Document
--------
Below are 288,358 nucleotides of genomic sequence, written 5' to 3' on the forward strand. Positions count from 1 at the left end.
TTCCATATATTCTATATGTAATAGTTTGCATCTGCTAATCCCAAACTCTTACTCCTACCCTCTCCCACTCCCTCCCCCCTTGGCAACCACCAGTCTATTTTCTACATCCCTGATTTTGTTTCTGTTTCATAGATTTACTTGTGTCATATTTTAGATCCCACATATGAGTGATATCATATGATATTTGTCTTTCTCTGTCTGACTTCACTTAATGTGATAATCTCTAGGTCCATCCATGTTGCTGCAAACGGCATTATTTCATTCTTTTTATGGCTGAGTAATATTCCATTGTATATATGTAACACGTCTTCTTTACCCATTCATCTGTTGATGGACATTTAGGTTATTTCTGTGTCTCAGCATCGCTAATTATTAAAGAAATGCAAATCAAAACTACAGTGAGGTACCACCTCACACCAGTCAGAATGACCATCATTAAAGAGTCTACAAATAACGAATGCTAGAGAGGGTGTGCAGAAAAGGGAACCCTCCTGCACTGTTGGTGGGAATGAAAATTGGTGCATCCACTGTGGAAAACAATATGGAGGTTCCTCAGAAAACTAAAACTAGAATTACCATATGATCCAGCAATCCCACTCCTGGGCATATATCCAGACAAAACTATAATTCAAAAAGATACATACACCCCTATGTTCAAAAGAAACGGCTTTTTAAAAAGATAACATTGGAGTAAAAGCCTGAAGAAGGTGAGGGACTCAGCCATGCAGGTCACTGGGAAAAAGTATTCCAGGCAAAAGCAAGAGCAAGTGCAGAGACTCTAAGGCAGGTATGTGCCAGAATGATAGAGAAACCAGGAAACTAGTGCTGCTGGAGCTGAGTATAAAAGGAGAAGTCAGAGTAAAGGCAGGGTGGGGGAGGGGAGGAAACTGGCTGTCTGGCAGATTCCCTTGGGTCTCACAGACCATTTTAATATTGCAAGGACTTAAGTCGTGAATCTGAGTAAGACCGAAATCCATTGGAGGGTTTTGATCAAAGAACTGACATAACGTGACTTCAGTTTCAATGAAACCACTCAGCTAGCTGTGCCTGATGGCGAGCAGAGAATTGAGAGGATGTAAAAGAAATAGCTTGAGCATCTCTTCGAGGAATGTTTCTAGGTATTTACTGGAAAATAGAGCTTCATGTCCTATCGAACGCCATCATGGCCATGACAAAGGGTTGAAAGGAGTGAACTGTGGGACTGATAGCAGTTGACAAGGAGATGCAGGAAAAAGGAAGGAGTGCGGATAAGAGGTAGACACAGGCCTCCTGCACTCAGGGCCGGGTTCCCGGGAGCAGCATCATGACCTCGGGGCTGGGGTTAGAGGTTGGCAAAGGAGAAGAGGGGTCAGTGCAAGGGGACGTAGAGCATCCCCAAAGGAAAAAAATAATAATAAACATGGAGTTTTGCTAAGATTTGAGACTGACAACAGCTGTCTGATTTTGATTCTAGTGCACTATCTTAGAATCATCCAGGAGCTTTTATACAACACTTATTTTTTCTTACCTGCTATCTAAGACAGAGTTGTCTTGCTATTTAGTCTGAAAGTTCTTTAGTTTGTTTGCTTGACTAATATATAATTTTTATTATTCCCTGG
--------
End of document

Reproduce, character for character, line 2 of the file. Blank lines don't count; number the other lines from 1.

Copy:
TTCCATATATTCTATATGTAATAGTTTGCATCTGCTAATCCCAAACTCTTACTCCTACCCTCTCCCACTCCCTCCCCCCTTGGCAACCACCAGTCTATTTTCTACATCCCTGATTTTGTTTCTGTTTCATAGATTTACTTGTGTCATATTTTAGATCCCACATATGAGTGATATCATATGATATTTGTCTTTCTCTGTCTGACTTCACTTAATGTGATAATCTCTAGGTCCATCCATGTTGCTGCAAACGGCATTATTTCATTCTTTTTATGGCTGAGTAATATTCCATTGTATATATGTAACACGTCTTCTTTACCCATTCATCTGTTGATGGACATTTAGGTTATTTCTGTGTCTCAGCATCGCTAATTATTAAAGAAATGCAAATCAAAACTACAGTGAGGTACCACCTCACACCAGTCAGAATGACCATCATTAAAGAGTCTACAAATAACGAATGCTAGAGAGGGTGTGCAGAAAAGGGAACCCTCCTGCACTGTTGGTGGGAATGAAAATTGGTGCATCCACTGTGGAAAACAATATGGAGGTTCCTCAGAAAACTAAAACTAGAATTACCATATGATCCAGCAATCCCACTCCTGGGCATATATCCAGACAAAACTATAATTCAAAAAGATACATACACCCCTATGTTCAAAAGAAACGGCTTTTTAAAAAGATAACATTGGAGTAAAAGCCTGAAGAAGGTGAGGGACTCAGCCATGCAGGTCACTGGGAAAAAGTATTCCAGGCAAAAGCAAGAGCAAGTGCAGAGACTCTAAGGCAGGTATGTGCCAGAATGATAGAGAAACCAGGAAACTAGTGCTGCTGGAGCTGAGTATAAAAGGAGAAGTCAGAGTAAAGGCAGGGTGGGGGAGGGGAGGAAACTGGCTGTCTGGCAGATTCCCTTGGGTCTCACAGACCATTTTAATATTGCAAGGACTTAAGTCGTGAATCTGAGTAAGACCGAAATCCATTGGAGGGTTTTGATCAAAGAACTGACATAACGTGACTTCAGTTTCAATGAAACCACTCAGCTAGCTGTGCCTGATGGCGAGCAGAGAATTGAGAGGATGTAAAAGAAATAGCTTGAGCATCTCTTCGAGGAATGTTTCTAGGTATTTACTGGAAAATAGAGCTTCATGTCCTATCGAACGCCATCATGGCCATGACAAAGGGTTGAAAGGAGTGAACTGTGGGACTGATAGCAGTTGACAAGGAGATGCAGGAAAAAGGAAGGAGTGCGGATAAGAGGTAGACACAGGCCTCCTGCACTCAGGGCCGGGTTCCCGGGAGCAGCATCATGACCTCGGGGCTGGGGTTAGAGGTTGGCAAAGGAGAAGAGGGGTCAGTGCAAGGGGACGTAGAGCATCCCCAAAGGAAAAAAATAATAATAAACATGGAGTTTTGCTAAGATTTGAGACTGACAACAGCTGTCTGATTTTGATTCTAGTGCACTATCTTAGAATCATCCAGGAGCTTTTATACAACACTTATTTTTTCTTACCTGCTATCTAAGACAGAGTTGTCTTGCTATTTAGTCTGAAAGTTCTTTAGTTTGTTTGCTTGACTAATATATAATTTTTATTATTCCCTGG